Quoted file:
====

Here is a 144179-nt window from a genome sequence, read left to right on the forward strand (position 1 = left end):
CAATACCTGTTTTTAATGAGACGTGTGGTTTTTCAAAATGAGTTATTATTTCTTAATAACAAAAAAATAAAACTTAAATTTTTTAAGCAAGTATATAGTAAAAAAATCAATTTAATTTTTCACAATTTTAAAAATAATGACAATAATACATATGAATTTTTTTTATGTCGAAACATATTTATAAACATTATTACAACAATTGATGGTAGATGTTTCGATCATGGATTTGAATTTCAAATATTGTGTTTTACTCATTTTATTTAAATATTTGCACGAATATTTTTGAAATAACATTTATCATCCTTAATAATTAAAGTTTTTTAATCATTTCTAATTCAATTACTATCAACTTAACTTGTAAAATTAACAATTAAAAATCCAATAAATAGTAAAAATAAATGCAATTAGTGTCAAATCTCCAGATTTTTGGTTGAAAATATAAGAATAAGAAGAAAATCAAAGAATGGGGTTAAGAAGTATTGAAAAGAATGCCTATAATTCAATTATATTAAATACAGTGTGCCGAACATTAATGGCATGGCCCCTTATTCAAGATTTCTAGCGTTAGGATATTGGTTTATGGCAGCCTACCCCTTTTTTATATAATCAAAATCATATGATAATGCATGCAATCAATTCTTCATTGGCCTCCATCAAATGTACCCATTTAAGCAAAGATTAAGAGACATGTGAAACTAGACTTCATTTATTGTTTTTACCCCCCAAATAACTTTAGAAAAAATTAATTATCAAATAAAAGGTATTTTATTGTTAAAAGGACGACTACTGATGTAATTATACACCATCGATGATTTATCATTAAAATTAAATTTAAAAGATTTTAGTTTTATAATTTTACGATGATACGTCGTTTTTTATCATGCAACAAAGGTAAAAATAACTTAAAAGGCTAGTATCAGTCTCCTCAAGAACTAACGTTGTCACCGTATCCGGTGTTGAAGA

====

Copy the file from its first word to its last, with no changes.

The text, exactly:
Here is a 144179-nt window from a genome sequence, read left to right on the forward strand (position 1 = left end):
CAATACCTGTTTTTAATGAGACGTGTGGTTTTTCAAAATGAGTTATTATTTCTTAATAACAAAAAAATAAAACTTAAATTTTTTAAGCAAGTATATAGTAAAAAAATCAATTTAATTTTTCACAATTTTAAAAATAATGACAATAATACATATGAATTTTTTTTATGTCGAAACATATTTATAAACATTATTACAACAATTGATGGTAGATGTTTCGATCATGGATTTGAATTTCAAATATTGTGTTTTACTCATTTTATTTAAATATTTGCACGAATATTTTTGAAATAACATTTATCATCCTTAATAATTAAAGTTTTTTAATCATTTCTAATTCAATTACTATCAACTTAACTTGTAAAATTAACAATTAAAAATCCAATAAATAGTAAAAATAAATGCAATTAGTGTCAAATCTCCAGATTTTTGGTTGAAAATATAAGAATAAGAAGAAAATCAAAGAATGGGGTTAAGAAGTATTGAAAAGAATGCCTATAATTCAATTATATTAAATACAGTGTGCCGAACATTAATGGCATGGCCCCTTATTCAAGATTTCTAGCGTTAGGATATTGGTTTATGGCAGCCTACCCCTTTTTTATATAATCAAAATCATATGATAATGCATGCAATCAATTCTTCATTGGCCTCCATCAAATGTACCCATTTAAGCAAAGATTAAGAGACATGTGAAACTAGACTTCATTTATTGTTTTTACCCCCCAAATAACTTTAGAAAAAATTAATTATCAAATAAAAGGTATTTTATTGTTAAAAGGACGACTACTGATGTAATTATACACCATCGATGATTTATCATTAAAATTAAATTTAAAAGATTTTAGTTTTATAATTTTACGATGATACGTCGTTTTTTATCATGCAACAAAGGTAAAAATAACTTAAAAGGCTAGTATCAGTCTCCTCAAGAACTAACGTTGTCACCGTATCCGGTGTTGAAGA